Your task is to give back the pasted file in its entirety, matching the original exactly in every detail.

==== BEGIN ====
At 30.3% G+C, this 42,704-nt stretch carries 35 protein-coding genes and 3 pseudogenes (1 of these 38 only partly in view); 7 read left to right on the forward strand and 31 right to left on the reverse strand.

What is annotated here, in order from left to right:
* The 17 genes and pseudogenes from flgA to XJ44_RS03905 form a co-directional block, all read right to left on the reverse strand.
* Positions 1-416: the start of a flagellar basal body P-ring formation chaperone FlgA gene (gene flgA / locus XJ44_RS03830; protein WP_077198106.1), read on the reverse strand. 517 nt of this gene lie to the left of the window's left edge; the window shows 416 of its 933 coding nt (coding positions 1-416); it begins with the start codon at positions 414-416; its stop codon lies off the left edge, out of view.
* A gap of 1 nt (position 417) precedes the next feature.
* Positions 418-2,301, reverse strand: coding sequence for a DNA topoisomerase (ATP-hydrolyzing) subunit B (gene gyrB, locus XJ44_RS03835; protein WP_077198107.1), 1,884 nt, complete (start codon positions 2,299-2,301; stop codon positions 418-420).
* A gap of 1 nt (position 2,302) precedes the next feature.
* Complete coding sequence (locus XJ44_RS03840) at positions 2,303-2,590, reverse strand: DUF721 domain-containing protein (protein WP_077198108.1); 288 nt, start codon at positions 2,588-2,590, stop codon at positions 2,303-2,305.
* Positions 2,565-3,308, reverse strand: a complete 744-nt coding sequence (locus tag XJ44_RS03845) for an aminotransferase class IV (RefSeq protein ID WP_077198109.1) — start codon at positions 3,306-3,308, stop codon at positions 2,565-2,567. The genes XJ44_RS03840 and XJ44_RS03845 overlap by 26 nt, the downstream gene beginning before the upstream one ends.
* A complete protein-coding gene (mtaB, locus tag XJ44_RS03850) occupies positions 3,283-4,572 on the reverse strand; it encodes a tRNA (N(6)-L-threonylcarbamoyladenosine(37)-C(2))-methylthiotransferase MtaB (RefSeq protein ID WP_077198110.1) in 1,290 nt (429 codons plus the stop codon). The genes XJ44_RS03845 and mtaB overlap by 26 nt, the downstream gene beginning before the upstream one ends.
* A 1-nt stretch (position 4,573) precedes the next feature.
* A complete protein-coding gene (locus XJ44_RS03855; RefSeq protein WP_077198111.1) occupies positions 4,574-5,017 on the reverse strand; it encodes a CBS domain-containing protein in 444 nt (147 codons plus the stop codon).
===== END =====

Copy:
At 30.3% G+C, this 42,704-nt stretch carries 35 protein-coding genes and 3 pseudogenes (1 of these 38 only partly in view); 7 read left to right on the forward strand and 31 right to left on the reverse strand.

What is annotated here, in order from left to right:
* The 17 genes and pseudogenes from flgA to XJ44_RS03905 form a co-directional block, all read right to left on the reverse strand.
* Positions 1-416: the start of a flagellar basal body P-ring formation chaperone FlgA gene (gene flgA / locus XJ44_RS03830; protein WP_077198106.1), read on the reverse strand. 517 nt of this gene lie to the left of the window's left edge; the window shows 416 of its 933 coding nt (coding positions 1-416); it begins with the start codon at positions 414-416; its stop codon lies off the left edge, out of view.
* A gap of 1 nt (position 417) precedes the next feature.
* Positions 418-2,301, reverse strand: coding sequence for a DNA topoisomerase (ATP-hydrolyzing) subunit B (gene gyrB, locus XJ44_RS03835; protein WP_077198107.1), 1,884 nt, complete (start codon positions 2,299-2,301; stop codon positions 418-420).
* A gap of 1 nt (position 2,302) precedes the next feature.
* Complete coding sequence (locus XJ44_RS03840) at positions 2,303-2,590, reverse strand: DUF721 domain-containing protein (protein WP_077198108.1); 288 nt, start codon at positions 2,588-2,590, stop codon at positions 2,303-2,305.
* Positions 2,565-3,308, reverse strand: a complete 744-nt coding sequence (locus tag XJ44_RS03845) for an aminotransferase class IV (RefSeq protein ID WP_077198109.1) — start codon at positions 3,306-3,308, stop codon at positions 2,565-2,567. The genes XJ44_RS03840 and XJ44_RS03845 overlap by 26 nt, the downstream gene beginning before the upstream one ends.
* A complete protein-coding gene (mtaB, locus tag XJ44_RS03850) occupies positions 3,283-4,572 on the reverse strand; it encodes a tRNA (N(6)-L-threonylcarbamoyladenosine(37)-C(2))-methylthiotransferase MtaB (RefSeq protein ID WP_077198110.1) in 1,290 nt (429 codons plus the stop codon). The genes XJ44_RS03845 and mtaB overlap by 26 nt, the downstream gene beginning before the upstream one ends.
* A 1-nt stretch (position 4,573) precedes the next feature.
* A complete protein-coding gene (locus XJ44_RS03855; RefSeq protein WP_077198111.1) occupies positions 4,574-5,017 on the reverse strand; it encodes a CBS domain-containing protein in 444 nt (147 codons plus the stop codon).